I hear your frustration - but the cause would have been better served with a symbol that was not using violence to resist a police officer doing his job.

Did you read the testimony of the witnesses to this shooting?

I do not perceive him as a hero. I perceive him as someone who thought that violence aimed at a police officer was a good idea. I value the role police play in my society too highly to allow people - even innocent people - to direct violence at them.

I do perceive the issue as a rallying point - and a valuable one, given how important it is to have a police force that the community being policed respects - but I distinguish between being a rallying point and being a hero.

If you don’t like the job the police are doing, get involved by becoming a police officer, by organizing a neighborhood watch, by electing a different police chief, by … Violence directed against police officers on patrol is not the right answer.

Get involved in getting the kind of policing you want - including marches like this. Just don’t attack police officers doing their job - instead get the evidence you need and work through the political and legal systems to get the results you want.

  1. Brown assaulted a clerk to steal his booty. Would you favor such behvior against blacks?
  2. Your comments are appropo re racial police tactics, but this was not such a tactic.
  3. You show a certain lack of logic in your conclusions. If you are loooking to win others to your thinking, logic is requried. If you cannot mount such a response, silence would be the better course. Your comments do nothing to further your cause.

I might add:

Recently, and I cannot remember where I read it, a piece noted that there were something like 6000 plus black homocides in the US last year. About 200 were white on black, mostly police confrontations. The rest black on black.

Now if you really, REALLY believe that black lives matter, then you should address the issue of black on black homocide. Now THAT would make a difference. Until you make such a move, you are actually the one, along with the marchers here that are irrelevant. Even if you effect a change, it will do nothing compared to doing something about that issue. Do you love your black brothers, or are you only interested in stirring up the racisim you abhor?


or the leaders of this people cause them to err; and they that are led of them are destroyed. (Isaiah 6:16)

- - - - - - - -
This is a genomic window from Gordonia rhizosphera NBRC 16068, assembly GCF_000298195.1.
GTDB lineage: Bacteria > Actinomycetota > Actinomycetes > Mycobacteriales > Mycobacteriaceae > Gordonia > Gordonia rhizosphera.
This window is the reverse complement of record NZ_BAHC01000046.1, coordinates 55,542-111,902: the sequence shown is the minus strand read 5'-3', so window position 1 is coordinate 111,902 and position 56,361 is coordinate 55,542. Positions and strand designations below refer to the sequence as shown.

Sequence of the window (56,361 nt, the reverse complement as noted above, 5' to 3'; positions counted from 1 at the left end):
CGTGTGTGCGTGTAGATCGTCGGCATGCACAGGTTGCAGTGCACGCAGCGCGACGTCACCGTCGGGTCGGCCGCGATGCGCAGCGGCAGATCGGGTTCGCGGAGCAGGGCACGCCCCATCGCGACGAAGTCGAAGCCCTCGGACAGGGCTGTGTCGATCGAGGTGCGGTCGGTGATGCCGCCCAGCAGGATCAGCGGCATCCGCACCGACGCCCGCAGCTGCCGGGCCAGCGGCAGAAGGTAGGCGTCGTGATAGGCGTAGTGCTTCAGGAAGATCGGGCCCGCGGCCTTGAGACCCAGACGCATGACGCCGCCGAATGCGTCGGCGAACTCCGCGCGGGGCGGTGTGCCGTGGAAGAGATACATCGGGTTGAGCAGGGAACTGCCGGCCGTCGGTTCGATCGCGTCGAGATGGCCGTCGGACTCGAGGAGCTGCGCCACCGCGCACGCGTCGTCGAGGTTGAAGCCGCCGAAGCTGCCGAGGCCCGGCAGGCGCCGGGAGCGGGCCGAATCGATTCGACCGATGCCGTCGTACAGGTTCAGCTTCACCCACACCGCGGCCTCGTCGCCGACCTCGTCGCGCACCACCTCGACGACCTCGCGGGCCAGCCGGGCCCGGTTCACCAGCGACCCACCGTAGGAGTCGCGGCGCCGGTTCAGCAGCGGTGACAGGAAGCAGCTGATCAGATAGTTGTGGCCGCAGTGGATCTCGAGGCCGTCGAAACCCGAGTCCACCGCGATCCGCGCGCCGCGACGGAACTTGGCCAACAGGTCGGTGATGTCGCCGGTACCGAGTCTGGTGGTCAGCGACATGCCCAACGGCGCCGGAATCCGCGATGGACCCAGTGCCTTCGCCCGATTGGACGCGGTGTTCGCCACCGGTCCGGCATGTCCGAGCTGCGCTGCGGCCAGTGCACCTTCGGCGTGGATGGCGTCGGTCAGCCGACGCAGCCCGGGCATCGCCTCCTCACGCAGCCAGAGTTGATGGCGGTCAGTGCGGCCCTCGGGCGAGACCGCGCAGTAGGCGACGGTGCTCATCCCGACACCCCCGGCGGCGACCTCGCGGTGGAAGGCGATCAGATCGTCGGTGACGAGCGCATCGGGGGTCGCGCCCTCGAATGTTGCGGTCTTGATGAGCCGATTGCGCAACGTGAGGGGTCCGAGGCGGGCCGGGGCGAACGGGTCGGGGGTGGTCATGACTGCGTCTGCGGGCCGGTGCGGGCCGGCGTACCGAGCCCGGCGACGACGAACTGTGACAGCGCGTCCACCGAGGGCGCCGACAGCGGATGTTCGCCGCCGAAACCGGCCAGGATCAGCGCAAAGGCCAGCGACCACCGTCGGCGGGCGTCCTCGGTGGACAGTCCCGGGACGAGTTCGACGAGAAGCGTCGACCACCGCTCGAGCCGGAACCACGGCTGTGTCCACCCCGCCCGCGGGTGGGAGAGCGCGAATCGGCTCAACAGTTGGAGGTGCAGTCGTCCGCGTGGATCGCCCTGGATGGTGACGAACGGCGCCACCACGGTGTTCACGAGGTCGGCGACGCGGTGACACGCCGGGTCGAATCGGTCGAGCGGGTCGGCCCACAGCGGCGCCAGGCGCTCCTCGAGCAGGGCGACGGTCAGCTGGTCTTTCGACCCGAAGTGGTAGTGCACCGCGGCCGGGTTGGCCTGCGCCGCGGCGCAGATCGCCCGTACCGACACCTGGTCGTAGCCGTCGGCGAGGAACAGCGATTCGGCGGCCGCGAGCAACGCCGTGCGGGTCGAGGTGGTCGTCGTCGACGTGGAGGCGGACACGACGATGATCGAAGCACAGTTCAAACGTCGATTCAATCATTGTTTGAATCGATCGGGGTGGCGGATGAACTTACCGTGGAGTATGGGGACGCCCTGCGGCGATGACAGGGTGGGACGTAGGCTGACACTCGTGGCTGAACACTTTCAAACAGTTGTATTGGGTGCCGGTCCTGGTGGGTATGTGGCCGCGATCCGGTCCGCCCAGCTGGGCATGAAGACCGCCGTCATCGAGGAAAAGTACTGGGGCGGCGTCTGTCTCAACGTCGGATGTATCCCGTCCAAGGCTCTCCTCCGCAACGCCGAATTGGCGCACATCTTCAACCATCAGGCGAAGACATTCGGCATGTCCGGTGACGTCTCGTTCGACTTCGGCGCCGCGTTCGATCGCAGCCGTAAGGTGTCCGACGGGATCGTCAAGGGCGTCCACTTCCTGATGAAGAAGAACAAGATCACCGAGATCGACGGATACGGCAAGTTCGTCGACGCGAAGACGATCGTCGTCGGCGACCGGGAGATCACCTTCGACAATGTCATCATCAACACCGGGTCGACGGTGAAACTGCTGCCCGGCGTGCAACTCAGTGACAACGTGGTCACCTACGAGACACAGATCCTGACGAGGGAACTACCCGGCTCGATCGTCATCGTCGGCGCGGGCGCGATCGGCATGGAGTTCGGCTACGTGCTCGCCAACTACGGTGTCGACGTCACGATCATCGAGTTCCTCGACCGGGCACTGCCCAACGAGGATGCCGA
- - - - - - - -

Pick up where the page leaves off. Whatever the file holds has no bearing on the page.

What a shame what our leaders and people are doing. Jesus never rallied and protested against the government. Why should we? We actually should be intercessors for the oppressed and downtrodden.

"The Pharisees sought distinction by their scrupulous ceremonialism, and the ostentation of their worship and charities. They proved their zeal for religion by making it the theme of discussion. “Disputes between opposing sects were loud and long, and it was not unusual to hear on the streets the voice of angry controversy from learned doctors of the law.{DA 261.1}
In marked contrast to all this was the life of Jesus. In that life no noisy disputation, no ostentatious worship, no act to gain applause, was ever witnessed.” {DA 261.2}

"The government under which Jesus lived was corrupt and oppressive; on every hand were crying abuses,—extortion, intolerance, and grinding cruelty. Yet the Saviour attempted no civil reforms. He attacked no national abuses, nor condemned the national enemies. He did not interfere with the authority or administration of those in power. He who was our example kept aloof from earthly governments. Not because He was indifferent to the woes of men, but because the remedy did not lie in merely human and external measures. To be efficient, the cure must reach men individually, and must regenerate the heart.{DA 509.3}
"Not by the decisions of courts or councils or legislative assemblies, not by the patronage of worldly great men, is the kingdom of Christ established, but by the implanting of Christ’s nature in humanity through the work of the Holy Spirit. “As many as received Him, to them gave He power to become the sons of God, even to them that believe on His name: which were born, not of blood, nor of the will of the flesh, nor of the will of man, but of God.” John 1:12, 13. Here is the only power that can work the uplifting of mankind. And the human agency for the accomplishment of this work is the teaching and practicing of the word of God. {DA 509.4}

Satan will most assuredly take over these demonstrations (he has already). Demons in the form of humans can stir up the crowds even more.

We are told that the same things that happened during the French Revolution will infect the world also:
“At the same time anarchy is seeking to sweep away all law, not only divine, but human. The centralizing of wealth and power; the vast combinations for the enriching of the few at the expense of the many; the combinations of the poorer classes for the defense of their interests and claims; the spirit of unrest, of riot and bloodshed; the world-wide dissemination of the same teachings that led to the French Revolution–all are tending to involve the whole world in a struggle similar to that which convulsed France.” {Ed 228.2}

Read the parable of the unjust judge.